Smoke gets in your pies

At a Colorado intersection, meat, mushrooms and pastry build a personal and cultural bridge

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Smoked vittles: (Left) Blue oyster mushrooms and sirloin steak on John Shaffner’s chuckwagon grill.
John Lehndorff

I went down to the crossroads in Mead ready to exchange my mortal soul for a slice of smoked pie. I was outside The Merc, the combination store, deli and butcher shop near the intersection of I-25 and CO-66.

I had hit the road March 19 based solely on a social media post advertising mythical “smoked pies.” 

When I arrived with the roar of semis in the foreground and made-for-selfie peaks in the distance, I realized that the gathering had a theme. 

The Merc’s second annual Meat-In was advertised as “a celebration of agriculture in Colorado.” It was in response to Governor Jared Polis’ declaration of March 20 as “Meat Out Day.” 

While the inclination to support plant-based eating and lessen the environmental and health impacts of carnivorous dining is admirable, Polis’ poorly named event miffed the meat-raising folks of the state. The day wasn’t billed as pro-plant, but rather as anti-cow during a time when the pandemic had made agriculture just that much harder to do. That time also focused our attention on the serious value of having food produced locally without supply chain issues. 

“This started as a big F-U to Jared Polis, but it’s become a good way to get the local farm families together,” noted one attendee. 


Smoked blueberry and strawberry rhubarb pies from Tastes of Travel World Bakery.

The menu served at picnic tables in the parking lot offered diners either chicken strips or Rocky Mountain “oysters,” fried breaded slices of calf testicles. The first 200 people got a free hamburger, and the meal included iced tea and a portion of mixed berry, peach or tart cherry cobbler from pastry chef Brittany Deutsch of Milliken’s Tastes of Travel World Bakery. 

I told Deutsch I’d tasted pies that included smoked ingredients but never a whole smoked pie. She said she had seen pies, especially cobblers, baked in smokers in Kentucky. On a whim, she had the pit boss put blueberry and strawberry rhubarb pies into a hot smoker. 

The result was amazing. I tucked into a slice of blueberry-packed pie in a buttery graham cracker crust that had been smoke-baked and dished with Deutsch’s signature frozen whipped heavy cream laced with honey “from my Dad’s hives,” she said.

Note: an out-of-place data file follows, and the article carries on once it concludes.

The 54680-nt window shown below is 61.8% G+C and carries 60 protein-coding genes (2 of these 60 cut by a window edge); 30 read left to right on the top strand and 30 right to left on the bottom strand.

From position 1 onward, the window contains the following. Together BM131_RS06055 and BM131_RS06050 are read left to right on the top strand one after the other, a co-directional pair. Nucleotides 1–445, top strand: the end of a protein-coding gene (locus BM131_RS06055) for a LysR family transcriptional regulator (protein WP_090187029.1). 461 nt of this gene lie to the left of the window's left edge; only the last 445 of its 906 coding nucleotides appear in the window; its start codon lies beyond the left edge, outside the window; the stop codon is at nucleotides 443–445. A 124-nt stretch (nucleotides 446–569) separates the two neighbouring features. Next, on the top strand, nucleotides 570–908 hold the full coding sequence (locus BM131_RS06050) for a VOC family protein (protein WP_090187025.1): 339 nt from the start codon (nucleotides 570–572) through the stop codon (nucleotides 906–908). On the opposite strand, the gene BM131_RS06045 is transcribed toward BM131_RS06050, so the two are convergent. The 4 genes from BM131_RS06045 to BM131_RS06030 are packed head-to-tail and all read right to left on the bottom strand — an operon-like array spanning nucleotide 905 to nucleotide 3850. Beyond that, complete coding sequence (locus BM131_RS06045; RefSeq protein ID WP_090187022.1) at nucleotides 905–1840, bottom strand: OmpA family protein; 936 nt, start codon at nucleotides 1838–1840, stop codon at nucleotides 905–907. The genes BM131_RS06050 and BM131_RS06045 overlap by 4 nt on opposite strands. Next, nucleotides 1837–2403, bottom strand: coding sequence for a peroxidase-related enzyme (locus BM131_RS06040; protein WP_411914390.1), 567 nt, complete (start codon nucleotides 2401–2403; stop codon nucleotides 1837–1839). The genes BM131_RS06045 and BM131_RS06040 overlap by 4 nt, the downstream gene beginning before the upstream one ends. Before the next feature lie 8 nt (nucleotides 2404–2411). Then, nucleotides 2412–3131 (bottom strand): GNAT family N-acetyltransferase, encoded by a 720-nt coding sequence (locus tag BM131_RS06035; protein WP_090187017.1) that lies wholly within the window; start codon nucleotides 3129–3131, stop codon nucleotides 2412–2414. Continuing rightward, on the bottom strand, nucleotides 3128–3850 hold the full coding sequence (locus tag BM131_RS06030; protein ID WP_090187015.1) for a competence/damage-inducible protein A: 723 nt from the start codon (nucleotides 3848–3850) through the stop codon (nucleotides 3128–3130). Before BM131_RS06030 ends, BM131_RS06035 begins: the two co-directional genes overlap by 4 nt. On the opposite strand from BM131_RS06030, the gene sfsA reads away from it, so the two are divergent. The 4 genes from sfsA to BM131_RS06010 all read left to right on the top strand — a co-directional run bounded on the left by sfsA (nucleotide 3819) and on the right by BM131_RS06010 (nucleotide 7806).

Frankly, it was a moving taste experience that made a lot of sense once it was in my mouth. It was like eating smoked brisket and fruit cobbler on the same paper plate… without the brisket. 

Surprisingly, several people in line said they had served smoked pie. The sensible reason was that when your smoker is hot and smoking anyway, you might as well use it to cook everything you’ve got.  

Deutsch and her husband also offered some of the baked goods she sells at The Merc and at farmers’ markets and festivals, including bourbon- and bacon-infused cheesecake, and a double cherry pie with a flaky crust made tender with black pepper vodka and vinegar. 

I enjoyed talking to all sorts of people at the event. John Shaffner was standing in front of his working chuckwagon in a well-worn cowboy hat. He was expertly grilling massive sirloin steaks over hardwood charcoal. This literally wasn’t Shaffner’s first rodeo, since he has cooked at roundups, reunions and Western events for years. He said he had never heard of smoked pie, but I told him to try it and he really liked it. 

Zach Hedstrom had never sampled smoked pie either. He manned a booth offering beautiful blue oyster mushrooms from his Boulder Mushroom farm in north Boulder. He talked about the medicinal and healing properties of fungi and his work with locals, like Mark Guttridge at Longmont’s Ollin Farm, to use mycology to help regenerate farmland, but also fire-scorched mountain terrain. Hedstrom was invited to the Meat-In because his gourmet culinary mushrooms are sold at The Merc. 


Working the grill: Zach Hedstrom of Boulder Mushroom grills Blue Oyster mushrooms at The Merc.

I prompted Hedstrom to meet John Shaffner, which is how he came to rub some blue oyster fungi with vegetable oil and salt, and grill them in the smoke next to slabs of juicy rare to medium-rare beef. Farm folks took notice, asked for a bite of the fungi delight and bought a pound to take home. 

The Meat-In wasn’t a fundraiser; it was a gettogether, all about social solidarity. Politics were not on the menu, at least from what I could see or hear. There was one beef banner but nothing political on the many pickup trucks. 

I’m sure I could have ruffled some feathers by asking what the farm and ranch families thought about plant-based meats, but I was there for the pie and to appreciate the profound power of food to build suspension bridges over our great social, religious and political canyons. 

Local food news

Boulder’s Eric Skokan (Black Cat Farm Table Bistro) heads-up an all-Colorado cast of finalists for the James Beard Awards in the Best Chef: Mountain category that includes Dana Rodriguez (Work & Class), Jose Avila (El Borrego Negro), Cody Cheetham (Tavernetta) and Caroline Glover (Annette). 

Words to chew on

“What happens at the table is among the most important activities in civilization. It is about intimacy, convivium, creativity, appetites, desire, euphoria, culture, and the joys of being alive.” —Bill Buford 

John Lehndorff hosts Radio Nibbles Thursdays on KGNU (88.5 FM, streaming at kgnu.org.)

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